Although farmers in northwest Iowa may not be seeing the same levels of herbicide resistance as their counterparts to the south, they are aware of the problem and are starting to take steps to slow the development of resistance in their fields.
So says Joel DeJong, Iowa State University Extension agronomist in northwest Iowa.
"There's a very high percentage (of farmers) already that seem to think they're having more and more issues over the last decade with some herbicide resistance issues," says DeJong. "There's more and more concern about what they're doing in the future and many of them are thinking that they are going to have to make some fairly major changes over the next five to 10 years."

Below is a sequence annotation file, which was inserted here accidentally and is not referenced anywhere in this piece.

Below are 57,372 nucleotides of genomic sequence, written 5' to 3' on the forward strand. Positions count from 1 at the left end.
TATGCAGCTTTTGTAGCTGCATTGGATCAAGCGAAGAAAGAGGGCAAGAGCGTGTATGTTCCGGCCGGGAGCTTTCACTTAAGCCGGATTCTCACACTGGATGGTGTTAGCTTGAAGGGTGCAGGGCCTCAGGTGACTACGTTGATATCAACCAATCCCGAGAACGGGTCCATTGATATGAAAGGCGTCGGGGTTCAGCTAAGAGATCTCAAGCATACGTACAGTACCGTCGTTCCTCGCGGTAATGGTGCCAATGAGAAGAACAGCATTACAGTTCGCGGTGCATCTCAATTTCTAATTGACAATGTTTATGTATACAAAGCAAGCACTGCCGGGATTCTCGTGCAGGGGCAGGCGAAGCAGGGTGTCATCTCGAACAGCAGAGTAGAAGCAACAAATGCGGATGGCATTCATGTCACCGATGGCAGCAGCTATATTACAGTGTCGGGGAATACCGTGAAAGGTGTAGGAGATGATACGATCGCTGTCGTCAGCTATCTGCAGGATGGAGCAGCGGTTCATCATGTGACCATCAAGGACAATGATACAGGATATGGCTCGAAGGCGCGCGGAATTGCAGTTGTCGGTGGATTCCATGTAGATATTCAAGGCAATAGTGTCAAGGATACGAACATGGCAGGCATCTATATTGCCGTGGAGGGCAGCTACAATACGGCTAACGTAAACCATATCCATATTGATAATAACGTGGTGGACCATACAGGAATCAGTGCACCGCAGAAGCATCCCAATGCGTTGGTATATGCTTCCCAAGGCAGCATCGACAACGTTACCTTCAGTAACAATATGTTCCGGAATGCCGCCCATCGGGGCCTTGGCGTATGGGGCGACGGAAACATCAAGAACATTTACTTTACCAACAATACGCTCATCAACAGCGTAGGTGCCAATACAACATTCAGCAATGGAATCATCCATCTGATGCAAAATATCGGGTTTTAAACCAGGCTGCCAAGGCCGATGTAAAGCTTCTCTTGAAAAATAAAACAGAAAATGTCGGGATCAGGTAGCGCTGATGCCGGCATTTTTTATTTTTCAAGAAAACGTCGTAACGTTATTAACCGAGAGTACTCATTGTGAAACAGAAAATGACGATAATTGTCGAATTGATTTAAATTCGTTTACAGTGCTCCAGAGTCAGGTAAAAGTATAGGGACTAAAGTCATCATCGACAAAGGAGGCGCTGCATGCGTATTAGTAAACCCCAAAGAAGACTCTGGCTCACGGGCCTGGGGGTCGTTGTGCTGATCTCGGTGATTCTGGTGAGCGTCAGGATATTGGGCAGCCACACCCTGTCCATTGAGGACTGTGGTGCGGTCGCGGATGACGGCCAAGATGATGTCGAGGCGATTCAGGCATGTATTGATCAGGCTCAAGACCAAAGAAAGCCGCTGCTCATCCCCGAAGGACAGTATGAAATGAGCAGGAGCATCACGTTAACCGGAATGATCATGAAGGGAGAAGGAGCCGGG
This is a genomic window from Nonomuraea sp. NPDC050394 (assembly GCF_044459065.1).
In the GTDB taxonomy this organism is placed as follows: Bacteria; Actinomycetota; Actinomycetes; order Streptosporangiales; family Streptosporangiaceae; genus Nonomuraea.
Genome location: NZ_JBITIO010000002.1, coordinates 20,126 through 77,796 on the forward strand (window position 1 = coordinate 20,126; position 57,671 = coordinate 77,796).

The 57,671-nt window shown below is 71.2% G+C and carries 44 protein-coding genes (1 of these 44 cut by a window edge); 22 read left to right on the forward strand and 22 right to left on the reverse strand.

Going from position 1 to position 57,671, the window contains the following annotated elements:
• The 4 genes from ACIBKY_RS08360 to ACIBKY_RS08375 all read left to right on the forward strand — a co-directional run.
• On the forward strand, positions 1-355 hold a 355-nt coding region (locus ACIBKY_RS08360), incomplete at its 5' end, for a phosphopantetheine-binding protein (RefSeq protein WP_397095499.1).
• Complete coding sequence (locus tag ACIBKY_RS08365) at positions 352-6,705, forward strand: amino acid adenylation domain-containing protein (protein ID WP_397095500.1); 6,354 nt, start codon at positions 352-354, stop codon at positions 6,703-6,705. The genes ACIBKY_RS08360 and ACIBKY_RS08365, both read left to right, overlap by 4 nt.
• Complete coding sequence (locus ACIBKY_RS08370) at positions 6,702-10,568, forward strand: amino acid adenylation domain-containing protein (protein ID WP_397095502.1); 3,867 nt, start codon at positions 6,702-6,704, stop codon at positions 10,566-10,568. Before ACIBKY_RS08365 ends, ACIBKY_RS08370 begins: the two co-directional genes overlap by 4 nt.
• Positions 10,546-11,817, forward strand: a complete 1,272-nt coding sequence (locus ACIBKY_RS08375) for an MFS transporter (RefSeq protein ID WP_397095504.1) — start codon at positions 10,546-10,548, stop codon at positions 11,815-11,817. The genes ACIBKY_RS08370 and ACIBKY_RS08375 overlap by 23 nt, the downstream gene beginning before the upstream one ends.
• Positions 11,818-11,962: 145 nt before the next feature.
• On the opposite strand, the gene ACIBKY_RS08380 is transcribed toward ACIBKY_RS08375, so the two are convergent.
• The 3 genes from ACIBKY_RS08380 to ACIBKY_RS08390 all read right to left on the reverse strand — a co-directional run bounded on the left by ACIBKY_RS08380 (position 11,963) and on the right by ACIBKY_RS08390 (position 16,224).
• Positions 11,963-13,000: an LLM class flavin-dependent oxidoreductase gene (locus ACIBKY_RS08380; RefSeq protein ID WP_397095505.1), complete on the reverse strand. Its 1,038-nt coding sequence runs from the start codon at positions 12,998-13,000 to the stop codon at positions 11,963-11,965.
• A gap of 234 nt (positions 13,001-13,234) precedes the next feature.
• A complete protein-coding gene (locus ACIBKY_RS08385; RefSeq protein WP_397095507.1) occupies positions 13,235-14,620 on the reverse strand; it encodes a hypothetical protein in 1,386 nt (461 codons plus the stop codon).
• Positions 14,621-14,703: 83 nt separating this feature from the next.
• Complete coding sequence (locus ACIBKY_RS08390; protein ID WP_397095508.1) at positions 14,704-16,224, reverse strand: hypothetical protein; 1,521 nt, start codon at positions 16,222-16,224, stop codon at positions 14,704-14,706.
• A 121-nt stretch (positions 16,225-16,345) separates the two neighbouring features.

DeJong says "variety" is the key.
"We need to give variety to these weeds-and when we've got a lot of variety out there it's much tougher for those weeds to develop resistance," he says. "So we need to look at this as a long-term, big picture type of situation, rather than what we're going to do just for the next season.
"We need to look at the rotation. We need to look at the herbicide families we're looking at over multiple years. We need to make sure that we can keep throwing different things at those weeds to keep them in check."